Marin Women’s Political Action Committee- Purpose
The purpose of the Marin Women’s Political Action Committee is to increase women’s participation in the political process and to identify, recruit, train and support pro-choice candidates for election and appointment to public office. While in pursuit of this goal, MWPAC will strive to win equality for all women: to ensure reproductive freedom; to achieve quality care for dependents; and to eradicate sexism, racism, anti-Semitism, ageism, violence, poverty, and discrimination on the basis of disability, religion or sexual orientation.
Membership in the MWPAC is open to anyone, without regard to ethnicity, sex, national origin, age, economic status, or sexual orientation, who supports the purposes and goals of the organization.
Message from the President:
Message from the President:
Dear Members and Prospective Members of the Marin Women’s Political Action Committee:
Thank you for your support and your interest in our organization. The Marin Women’s Political Action Committee (formerly the Marin Chapter of the National Women’s Political Caucus) was organized 2012 as a grassroots organization to recruit, train and support women running for political office. Those of us in California take great pride in the many progressive women representing us in the State and Federal political arena: The Honorable Nancy Pelosi, Kamala Harris, Dianne Feinstein, to name just a few.
However, to keep women and women’s issues in the forefront, we need to continue to bring competent candidates to all levels of the political process. MWPAC offers mentoring and formal coaching for anyone interested in taking that leap into the realm of elected public service. Many of our members are elected officials and can offer practical advice for the fledgling candidate.
For those women not interested in running for political office, we offer programs concerning local issues and a chance to meet and support your elected officials through forums, the endorsement process and our annual luncheon in March to honor women elected to public office.
I hope you will continue to check our web site for future events and, of course, your participation is always a welcome addition.
Brief History of MWPAC by Lynn Bornstein
On July 10th 1971, 320 women from all over the U.S. met in Washington D.C. to found (or, perhaps in this case I should say, give birth) to the National Women’s Political Caucus. Democrat Bella Abzug and Republican Virginia Allen were co-chairs. Some of the more illustrious early organizers were Shirley Chisholm, Betty Friedan and Gloria Steinem. NWPC’s primary mission was to identify, recruit, train and support women candidates for local, state and federal legislatures, state and federal judgeships, lobbyists, campaign organizers and delegates to national conventions. To give you a sense of the times, in 1971 there was one female senator (Margaret Chase Smith, R-Maine) 15 female members of the US Congress and only 7 female mayors in all of the US.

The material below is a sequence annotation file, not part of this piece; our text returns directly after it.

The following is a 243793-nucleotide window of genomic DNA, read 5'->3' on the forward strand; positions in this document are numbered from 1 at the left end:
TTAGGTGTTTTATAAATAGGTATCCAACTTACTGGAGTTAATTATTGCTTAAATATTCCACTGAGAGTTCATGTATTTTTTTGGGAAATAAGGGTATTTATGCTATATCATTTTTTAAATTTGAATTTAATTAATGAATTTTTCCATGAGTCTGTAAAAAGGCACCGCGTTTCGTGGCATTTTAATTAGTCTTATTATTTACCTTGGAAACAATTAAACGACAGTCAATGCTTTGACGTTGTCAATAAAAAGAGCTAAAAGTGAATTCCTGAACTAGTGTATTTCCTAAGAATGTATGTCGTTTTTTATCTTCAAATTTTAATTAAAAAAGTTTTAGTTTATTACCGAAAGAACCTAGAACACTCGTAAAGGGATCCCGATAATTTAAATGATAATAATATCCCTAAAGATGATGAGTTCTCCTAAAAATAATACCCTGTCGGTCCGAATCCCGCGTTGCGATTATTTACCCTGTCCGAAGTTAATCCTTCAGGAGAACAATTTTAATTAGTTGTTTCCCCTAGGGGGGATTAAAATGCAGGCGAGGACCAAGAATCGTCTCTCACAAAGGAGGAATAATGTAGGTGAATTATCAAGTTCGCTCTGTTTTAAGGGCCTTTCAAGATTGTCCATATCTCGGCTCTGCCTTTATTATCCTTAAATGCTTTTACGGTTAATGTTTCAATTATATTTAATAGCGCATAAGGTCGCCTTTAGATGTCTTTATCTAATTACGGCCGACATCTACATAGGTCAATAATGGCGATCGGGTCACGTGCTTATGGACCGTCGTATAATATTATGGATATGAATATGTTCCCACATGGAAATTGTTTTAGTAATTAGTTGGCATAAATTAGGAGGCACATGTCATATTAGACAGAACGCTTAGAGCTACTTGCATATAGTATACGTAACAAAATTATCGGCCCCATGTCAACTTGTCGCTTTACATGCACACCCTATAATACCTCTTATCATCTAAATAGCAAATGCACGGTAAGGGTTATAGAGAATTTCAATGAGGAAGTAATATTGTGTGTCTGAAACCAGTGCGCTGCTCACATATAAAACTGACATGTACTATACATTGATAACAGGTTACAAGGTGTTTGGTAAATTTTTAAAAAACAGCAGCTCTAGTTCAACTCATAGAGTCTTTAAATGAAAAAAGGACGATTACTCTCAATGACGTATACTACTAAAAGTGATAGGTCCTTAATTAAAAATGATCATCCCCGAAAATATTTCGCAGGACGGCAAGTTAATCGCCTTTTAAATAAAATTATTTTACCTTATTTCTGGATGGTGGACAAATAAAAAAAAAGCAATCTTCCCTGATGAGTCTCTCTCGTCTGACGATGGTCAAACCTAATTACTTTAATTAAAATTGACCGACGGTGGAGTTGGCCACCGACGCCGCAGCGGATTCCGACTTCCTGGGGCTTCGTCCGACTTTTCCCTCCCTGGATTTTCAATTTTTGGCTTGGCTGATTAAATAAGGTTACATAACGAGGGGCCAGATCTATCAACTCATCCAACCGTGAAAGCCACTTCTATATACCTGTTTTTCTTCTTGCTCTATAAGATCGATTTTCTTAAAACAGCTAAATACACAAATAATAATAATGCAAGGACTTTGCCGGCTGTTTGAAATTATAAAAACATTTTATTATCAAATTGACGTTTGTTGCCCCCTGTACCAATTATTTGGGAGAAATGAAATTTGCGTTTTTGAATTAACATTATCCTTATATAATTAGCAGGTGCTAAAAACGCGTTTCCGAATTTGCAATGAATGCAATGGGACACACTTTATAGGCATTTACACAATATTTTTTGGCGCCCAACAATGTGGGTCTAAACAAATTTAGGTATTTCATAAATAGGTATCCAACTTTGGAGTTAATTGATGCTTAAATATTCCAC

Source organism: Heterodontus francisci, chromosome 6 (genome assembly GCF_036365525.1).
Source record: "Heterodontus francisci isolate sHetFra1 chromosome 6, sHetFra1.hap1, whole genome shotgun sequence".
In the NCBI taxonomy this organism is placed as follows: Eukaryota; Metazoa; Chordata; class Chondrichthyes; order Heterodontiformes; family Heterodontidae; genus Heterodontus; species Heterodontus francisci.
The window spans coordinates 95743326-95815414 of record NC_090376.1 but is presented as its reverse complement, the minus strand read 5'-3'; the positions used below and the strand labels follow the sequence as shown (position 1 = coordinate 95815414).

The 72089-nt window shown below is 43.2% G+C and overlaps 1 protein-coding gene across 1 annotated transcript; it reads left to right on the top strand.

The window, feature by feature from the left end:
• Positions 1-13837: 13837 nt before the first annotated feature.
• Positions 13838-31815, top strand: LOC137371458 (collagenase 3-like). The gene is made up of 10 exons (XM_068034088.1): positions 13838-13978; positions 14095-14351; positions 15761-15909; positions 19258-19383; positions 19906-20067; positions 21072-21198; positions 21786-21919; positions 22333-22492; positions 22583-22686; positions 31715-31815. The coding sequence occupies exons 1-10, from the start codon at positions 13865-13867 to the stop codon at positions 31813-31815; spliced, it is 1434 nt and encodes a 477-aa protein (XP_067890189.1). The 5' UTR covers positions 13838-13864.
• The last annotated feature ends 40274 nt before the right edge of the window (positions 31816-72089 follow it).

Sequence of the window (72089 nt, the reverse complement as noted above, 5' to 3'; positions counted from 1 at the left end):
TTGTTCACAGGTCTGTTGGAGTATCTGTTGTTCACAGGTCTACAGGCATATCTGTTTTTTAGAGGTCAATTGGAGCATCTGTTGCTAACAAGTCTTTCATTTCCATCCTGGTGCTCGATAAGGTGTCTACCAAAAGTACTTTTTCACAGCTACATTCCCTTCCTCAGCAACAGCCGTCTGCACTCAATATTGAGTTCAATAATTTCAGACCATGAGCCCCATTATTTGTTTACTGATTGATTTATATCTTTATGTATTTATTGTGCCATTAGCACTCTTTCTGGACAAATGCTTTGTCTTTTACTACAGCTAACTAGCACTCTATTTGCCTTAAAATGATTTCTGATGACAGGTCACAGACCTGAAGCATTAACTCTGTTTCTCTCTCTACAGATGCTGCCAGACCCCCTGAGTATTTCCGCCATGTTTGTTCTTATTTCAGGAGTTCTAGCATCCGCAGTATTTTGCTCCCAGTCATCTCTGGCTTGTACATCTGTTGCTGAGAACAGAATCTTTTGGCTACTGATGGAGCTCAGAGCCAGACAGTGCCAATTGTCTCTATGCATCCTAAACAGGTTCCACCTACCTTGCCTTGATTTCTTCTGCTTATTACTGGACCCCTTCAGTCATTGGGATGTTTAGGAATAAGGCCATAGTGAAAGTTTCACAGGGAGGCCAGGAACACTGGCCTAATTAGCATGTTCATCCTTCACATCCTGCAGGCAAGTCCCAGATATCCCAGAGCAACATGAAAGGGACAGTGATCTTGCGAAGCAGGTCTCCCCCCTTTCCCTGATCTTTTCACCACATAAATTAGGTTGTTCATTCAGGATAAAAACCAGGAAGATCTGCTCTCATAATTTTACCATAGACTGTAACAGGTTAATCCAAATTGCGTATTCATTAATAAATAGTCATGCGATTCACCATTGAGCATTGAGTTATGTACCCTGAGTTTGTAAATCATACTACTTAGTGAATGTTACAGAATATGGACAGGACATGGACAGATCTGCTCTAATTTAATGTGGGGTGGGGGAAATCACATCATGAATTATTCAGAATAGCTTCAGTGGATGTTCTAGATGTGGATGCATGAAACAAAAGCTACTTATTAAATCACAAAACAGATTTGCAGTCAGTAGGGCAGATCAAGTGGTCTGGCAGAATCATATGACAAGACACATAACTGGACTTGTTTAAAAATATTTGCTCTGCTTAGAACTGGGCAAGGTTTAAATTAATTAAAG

The Marin County chapter of NWPC was founded in 1972. Barbara Boxer, Beverley Savitt, Jeanne Wasp and Dora Knell were original organizers and Barbara Heller, Carole Dillon-Knutson, Sue Severin, Joan Thayer and Joan Lisetor some of our most active early members.
From its inception NWPC insisted on a policy of “women only” endorsements. In 1996 the Marin Independent Journal took us on for that practice and we began to think seriously of “recommending” men when no qualified woman was in the race or if there were more open seats than qualified women candidates. We decided to implement this policy and continued to do so until 2010, when NWPC specifically stated in their revised by-laws, that men could not be “recommended” or in any way included in the endorsement process.
Several chapters that had been “recommending” men withdrew from NWPC over this issue. Marin County followed suit and, in that year, under the leadership of then President Barbara Matas, we became Marin Women’s Political Action Committee. To the delight of members, now that National wasn’t taking most of our dues money, we were able to lower our yearly dues. We were also able to expand our activities and meet with other women’s political groups all over the Bay Area. Today, we have a healthy, growing organization of dedicated and informed women carrying on the original mission in a more open and inclusive way.
Lynn Arias Bornstein